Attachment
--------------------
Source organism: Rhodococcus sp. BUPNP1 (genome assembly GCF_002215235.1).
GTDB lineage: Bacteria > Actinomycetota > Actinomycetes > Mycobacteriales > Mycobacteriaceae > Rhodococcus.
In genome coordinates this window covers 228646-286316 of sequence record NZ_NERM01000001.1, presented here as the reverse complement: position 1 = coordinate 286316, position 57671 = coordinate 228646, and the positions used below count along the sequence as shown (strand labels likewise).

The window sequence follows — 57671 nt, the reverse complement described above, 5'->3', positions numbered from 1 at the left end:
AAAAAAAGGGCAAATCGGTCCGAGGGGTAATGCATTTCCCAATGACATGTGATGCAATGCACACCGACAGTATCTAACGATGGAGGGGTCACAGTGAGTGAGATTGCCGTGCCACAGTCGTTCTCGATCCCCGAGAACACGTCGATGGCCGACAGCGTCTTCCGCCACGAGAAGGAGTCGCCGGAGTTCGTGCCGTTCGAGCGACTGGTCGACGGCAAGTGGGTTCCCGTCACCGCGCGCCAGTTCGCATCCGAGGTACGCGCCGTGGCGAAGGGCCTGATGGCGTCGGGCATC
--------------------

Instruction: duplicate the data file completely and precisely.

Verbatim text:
Source organism: Rhodococcus sp. BUPNP1 (genome assembly GCF_002215235.1).
GTDB lineage: Bacteria > Actinomycetota > Actinomycetes > Mycobacteriales > Mycobacteriaceae > Rhodococcus.
In genome coordinates this window covers 228646-286316 of sequence record NZ_NERM01000001.1, presented here as the reverse complement: position 1 = coordinate 286316, position 57671 = coordinate 228646, and the positions used below count along the sequence as shown (strand labels likewise).

The window sequence follows — 57671 nt, the reverse complement described above, 5'->3', positions numbered from 1 at the left end:
AAAAAAAGGGCAAATCGGTCCGAGGGGTAATGCATTTCCCAATGACATGTGATGCAATGCACACCGACAGTATCTAACGATGGAGGGGTCACAGTGAGTGAGATTGCCGTGCCACAGTCGTTCTCGATCCCCGAGAACACGTCGATGGCCGACAGCGTCTTCCGCCACGAGAAGGAGTCGCCGGAGTTCGTGCCGTTCGAGCGACTGGTCGACGGCAAGTGGGTTCCCGTCACCGCGCGCCAGTTCGCATCCGAGGTACGCGCCGTGGCGAAGGGCCTGATGGCGTCGGGCATC